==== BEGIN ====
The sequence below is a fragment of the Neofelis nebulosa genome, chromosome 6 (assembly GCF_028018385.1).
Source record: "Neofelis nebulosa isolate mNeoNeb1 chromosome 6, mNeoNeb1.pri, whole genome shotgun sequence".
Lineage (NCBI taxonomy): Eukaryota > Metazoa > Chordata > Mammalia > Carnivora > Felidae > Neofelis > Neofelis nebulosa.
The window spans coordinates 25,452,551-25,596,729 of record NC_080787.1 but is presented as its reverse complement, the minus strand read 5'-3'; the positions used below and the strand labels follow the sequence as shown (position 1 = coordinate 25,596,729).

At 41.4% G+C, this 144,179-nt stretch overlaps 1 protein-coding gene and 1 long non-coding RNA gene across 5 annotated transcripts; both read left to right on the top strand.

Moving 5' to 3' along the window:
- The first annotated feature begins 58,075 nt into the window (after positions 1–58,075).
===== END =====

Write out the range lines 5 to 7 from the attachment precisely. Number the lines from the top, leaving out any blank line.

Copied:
At 41.4% G+C, this 144,179-nt stretch overlaps 1 protein-coding gene and 1 long non-coding RNA gene across 5 annotated transcripts; both read left to right on the top strand.

Moving 5' to 3' along the window:
- The first annotated feature begins 58,075 nt into the window (after positions 1–58,075).